While not the norm, chef’s kitchens blend form and function for the at-home cook.
While not the norm, chef’s kitchens blend form and function for the at-home cook.

There are two types of homeowners when it comes to remodeling today’s kitchens: those who cook and those who don’t. While some prefer to have their kitchen be an Instagram-worthy room free of clutter and perfect for entertaining, others want a gourmet, or chef’s, kitchen that is designed with cooking in mind.

Gourmet kitchens aren’t the norm: The 2018 U.S. Houzz Kitchen and Trends Study found cooking from scratch ranked only fourth in homeowner interests. But if your clients like to cook, you have a potentially big project on your hands. The first step to creating that gourmet kitchen will be to find room for a sink area, range center, and refrigerator zone.

Sink Area
Although the National Kitchen + Bath Association (NKBA) found in its 2018 design trend report that the three trendiest kitchen sink styles are undermount (92%), single-bowl (81%), and farmhouse (81%), there is another style perfect for gourmet kitchens: a workstation sink. Also known as a prep sink, it’s a longer undermount sink, sometimes with dual faucets, that incorporates areas on the sides for cutting boards, straining, racks, and other accessories.

“The beauty in it is that, even in a small space, you can get so much functionality out of it,” says Donna McMahon, associate kitchen and bath designer at Denver-based KE Interior Solutions. “But in a big space, it’s a fabulous prep area and makes the whole process of cooking, cleaning, and entertaining so simple.”

A powerful dishwasher should also be present in the sink area. In certain cases, gourmet kitchens may have dual dishwashers, used for different purposes.

“Dishwasher third racks have also become popular in recent years, as consumers crave an easier way to load small items like ramekins, spatulas, and whisks,” says Anja Prescher, director of brand marketing at Bosch Home Appliances.

Range Center

Gas ranges with four to eight burners and a griddle are typical in a chef’s kitchen, but Paula Kennedy, certified master kitchen and bath designer and owner of Seattle-based Timeless Kitchen Design, joins with McMahon in saying induction cooktops are becoming more popular. For a more professional look, designers will dress up the ventilation hood above.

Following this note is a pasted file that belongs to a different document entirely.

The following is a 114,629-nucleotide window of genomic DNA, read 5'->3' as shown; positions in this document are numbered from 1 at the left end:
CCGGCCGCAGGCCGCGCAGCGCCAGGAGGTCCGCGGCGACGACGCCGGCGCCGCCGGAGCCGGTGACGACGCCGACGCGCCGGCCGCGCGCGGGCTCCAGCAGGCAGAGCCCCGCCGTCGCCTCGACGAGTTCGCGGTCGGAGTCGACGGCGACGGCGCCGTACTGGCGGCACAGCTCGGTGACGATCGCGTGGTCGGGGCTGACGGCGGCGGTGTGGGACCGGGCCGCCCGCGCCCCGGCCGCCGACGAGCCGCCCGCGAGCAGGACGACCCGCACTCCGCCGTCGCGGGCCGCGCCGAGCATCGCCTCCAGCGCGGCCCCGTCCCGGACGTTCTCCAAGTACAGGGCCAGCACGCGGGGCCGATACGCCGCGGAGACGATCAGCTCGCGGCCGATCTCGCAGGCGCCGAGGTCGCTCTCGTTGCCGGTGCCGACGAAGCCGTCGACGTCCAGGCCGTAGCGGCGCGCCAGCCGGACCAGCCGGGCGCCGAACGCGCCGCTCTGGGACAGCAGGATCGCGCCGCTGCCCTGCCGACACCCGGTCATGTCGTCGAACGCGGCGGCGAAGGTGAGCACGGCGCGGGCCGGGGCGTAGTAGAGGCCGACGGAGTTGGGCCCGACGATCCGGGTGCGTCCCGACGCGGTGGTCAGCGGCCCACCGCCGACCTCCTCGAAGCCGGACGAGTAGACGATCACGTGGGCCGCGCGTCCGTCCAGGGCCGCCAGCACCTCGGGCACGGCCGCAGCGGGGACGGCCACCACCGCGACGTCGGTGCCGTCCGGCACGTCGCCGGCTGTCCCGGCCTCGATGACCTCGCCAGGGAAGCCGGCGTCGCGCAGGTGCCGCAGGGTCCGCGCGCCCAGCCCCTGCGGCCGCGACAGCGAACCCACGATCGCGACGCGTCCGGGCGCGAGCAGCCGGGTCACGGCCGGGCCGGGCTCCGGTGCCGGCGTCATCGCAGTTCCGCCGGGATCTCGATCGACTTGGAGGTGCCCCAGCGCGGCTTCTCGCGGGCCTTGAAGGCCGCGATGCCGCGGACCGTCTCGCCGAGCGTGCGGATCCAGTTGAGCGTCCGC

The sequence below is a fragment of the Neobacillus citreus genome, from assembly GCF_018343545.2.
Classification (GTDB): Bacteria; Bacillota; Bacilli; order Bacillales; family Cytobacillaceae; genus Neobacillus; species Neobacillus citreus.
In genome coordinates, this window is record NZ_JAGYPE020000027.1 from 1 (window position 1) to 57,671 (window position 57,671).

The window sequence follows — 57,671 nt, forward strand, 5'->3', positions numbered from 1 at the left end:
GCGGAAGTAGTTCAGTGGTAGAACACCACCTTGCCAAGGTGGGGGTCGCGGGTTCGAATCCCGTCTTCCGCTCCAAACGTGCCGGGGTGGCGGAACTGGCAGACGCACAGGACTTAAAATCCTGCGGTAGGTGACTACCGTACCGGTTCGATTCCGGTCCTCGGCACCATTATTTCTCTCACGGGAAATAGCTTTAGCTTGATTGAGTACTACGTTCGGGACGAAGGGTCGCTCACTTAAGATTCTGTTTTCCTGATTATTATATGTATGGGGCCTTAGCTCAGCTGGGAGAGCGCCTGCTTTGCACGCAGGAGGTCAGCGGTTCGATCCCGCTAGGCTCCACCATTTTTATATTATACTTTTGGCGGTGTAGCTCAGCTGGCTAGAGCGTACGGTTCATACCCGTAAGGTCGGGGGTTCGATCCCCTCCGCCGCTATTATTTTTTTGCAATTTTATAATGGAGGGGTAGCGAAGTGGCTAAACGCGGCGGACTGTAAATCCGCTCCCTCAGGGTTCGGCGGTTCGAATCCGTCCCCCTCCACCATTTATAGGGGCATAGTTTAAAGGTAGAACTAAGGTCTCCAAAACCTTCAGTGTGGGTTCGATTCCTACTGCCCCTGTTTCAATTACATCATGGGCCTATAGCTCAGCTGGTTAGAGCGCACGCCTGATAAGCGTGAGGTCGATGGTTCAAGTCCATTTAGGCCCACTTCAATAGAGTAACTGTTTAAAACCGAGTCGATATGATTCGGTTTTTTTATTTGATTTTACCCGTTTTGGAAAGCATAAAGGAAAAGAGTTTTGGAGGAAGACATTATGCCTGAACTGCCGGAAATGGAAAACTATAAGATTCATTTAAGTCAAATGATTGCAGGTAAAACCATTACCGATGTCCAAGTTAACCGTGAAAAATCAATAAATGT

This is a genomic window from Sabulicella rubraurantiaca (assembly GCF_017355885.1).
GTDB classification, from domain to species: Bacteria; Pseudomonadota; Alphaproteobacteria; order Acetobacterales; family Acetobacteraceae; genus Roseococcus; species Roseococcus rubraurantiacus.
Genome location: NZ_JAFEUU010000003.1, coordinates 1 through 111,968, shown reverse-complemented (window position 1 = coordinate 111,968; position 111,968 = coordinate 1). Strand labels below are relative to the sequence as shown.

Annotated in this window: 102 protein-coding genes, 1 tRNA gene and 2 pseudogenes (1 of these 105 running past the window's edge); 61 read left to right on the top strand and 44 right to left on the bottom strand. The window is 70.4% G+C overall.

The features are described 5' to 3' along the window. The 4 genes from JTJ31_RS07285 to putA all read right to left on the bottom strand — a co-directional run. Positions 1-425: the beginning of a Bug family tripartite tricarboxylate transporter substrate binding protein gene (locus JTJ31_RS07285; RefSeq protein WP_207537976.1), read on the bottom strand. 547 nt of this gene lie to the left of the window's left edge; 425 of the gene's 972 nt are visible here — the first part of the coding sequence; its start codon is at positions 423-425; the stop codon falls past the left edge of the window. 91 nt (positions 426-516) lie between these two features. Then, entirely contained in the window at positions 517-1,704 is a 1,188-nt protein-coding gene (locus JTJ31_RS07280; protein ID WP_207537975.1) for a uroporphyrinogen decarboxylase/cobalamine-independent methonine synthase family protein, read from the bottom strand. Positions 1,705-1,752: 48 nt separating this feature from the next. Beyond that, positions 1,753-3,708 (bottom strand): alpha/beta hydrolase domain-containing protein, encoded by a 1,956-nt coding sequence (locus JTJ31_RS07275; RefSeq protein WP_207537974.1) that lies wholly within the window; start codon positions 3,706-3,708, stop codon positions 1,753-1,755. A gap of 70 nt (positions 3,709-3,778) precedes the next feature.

“People want a statement range with an oversized hood as their focal point,” says Danielle Burger, certified kitchen and bath designer and principal designer of Charlotte, N.C.-based Kitchen Vitality Design. “It’s becoming this sculptural piece of art.”

In a small kitchen, you’ll have to be creative. To add more counter space, Kennedy designed a roll-out counter within a nearby cabinet and topped it with a butcher block with a pull.

Other appliances, such as ovens, warming drawers, built-in microwaves and coffee machines, will also live in the range center, but the appliance package will differ based on each client.

Refrigerator Zone
Homeowners may opt to have a higher-end fridge with an air purification system and vacuum-seal door to help preserve the quality of freshness.

Silver stainless steel remains supreme in finishes, but appliance manufacturers are debuting black and matte-black stainless. Glass door fridges are also an option, to provide visibility into the appliance. Homeowners may choose to integrate or overlay the fridge to streamline the overall look of the kitchen.

Another common appliance in gourmet kitchens is a beverage or wine cooler. These can vary from refrigerator-height to smaller under-counter installations.

Manufacturers will continue to innovate with refrigeration and other appliances. Many have already released smart appliances that connect with the home’s wireless internet, but homeowners haven’t caught on just yet.

“It’s a matter of transitioning,” says McMahon. “I think ultimately everything will be done via mobile because it’s convenient. Eventually, you will just get it whether you want it or not.”